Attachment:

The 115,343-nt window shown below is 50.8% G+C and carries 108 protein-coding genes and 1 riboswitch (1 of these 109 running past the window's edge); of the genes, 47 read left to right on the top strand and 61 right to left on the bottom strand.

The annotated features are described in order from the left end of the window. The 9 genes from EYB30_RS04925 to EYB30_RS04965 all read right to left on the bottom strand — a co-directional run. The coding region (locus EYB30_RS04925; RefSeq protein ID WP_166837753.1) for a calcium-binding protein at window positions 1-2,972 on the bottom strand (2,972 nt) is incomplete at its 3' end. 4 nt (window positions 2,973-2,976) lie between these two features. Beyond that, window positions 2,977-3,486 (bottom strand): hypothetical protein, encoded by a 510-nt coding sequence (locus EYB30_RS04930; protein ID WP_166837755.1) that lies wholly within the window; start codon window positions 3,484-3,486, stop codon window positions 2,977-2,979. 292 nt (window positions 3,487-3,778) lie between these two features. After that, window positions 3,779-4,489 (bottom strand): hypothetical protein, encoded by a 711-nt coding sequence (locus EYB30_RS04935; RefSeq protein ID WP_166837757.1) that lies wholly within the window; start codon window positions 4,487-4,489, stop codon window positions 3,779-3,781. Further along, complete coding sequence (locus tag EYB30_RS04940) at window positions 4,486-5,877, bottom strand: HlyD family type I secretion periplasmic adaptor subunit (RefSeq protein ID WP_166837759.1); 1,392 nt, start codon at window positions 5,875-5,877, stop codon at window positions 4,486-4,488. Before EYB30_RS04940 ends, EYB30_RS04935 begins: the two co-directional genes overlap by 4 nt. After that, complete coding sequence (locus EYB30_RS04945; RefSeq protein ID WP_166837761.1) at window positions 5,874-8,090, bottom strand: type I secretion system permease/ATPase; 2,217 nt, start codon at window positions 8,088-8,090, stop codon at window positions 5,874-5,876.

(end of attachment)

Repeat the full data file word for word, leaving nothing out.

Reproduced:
The 115,343-nt window shown below is 50.8% G+C and carries 108 protein-coding genes and 1 riboswitch (1 of these 109 running past the window's edge); of the genes, 47 read left to right on the top strand and 61 right to left on the bottom strand.

The annotated features are described in order from the left end of the window. The 9 genes from EYB30_RS04925 to EYB30_RS04965 all read right to left on the bottom strand — a co-directional run. The coding region (locus EYB30_RS04925; RefSeq protein ID WP_166837753.1) for a calcium-binding protein at window positions 1-2,972 on the bottom strand (2,972 nt) is incomplete at its 3' end. 4 nt (window positions 2,973-2,976) lie between these two features. Beyond that, window positions 2,977-3,486 (bottom strand): hypothetical protein, encoded by a 510-nt coding sequence (locus EYB30_RS04930; protein ID WP_166837755.1) that lies wholly within the window; start codon window positions 3,484-3,486, stop codon window positions 2,977-2,979. 292 nt (window positions 3,487-3,778) lie between these two features. After that, window positions 3,779-4,489 (bottom strand): hypothetical protein, encoded by a 711-nt coding sequence (locus EYB30_RS04935; RefSeq protein ID WP_166837757.1) that lies wholly within the window; start codon window positions 4,487-4,489, stop codon window positions 3,779-3,781. Further along, complete coding sequence (locus tag EYB30_RS04940) at window positions 4,486-5,877, bottom strand: HlyD family type I secretion periplasmic adaptor subunit (RefSeq protein ID WP_166837759.1); 1,392 nt, start codon at window positions 5,875-5,877, stop codon at window positions 4,486-4,488. Before EYB30_RS04940 ends, EYB30_RS04935 begins: the two co-directional genes overlap by 4 nt. After that, complete coding sequence (locus EYB30_RS04945; RefSeq protein ID WP_166837761.1) at window positions 5,874-8,090, bottom strand: type I secretion system permease/ATPase; 2,217 nt, start codon at window positions 8,088-8,090, stop codon at window positions 5,874-5,876.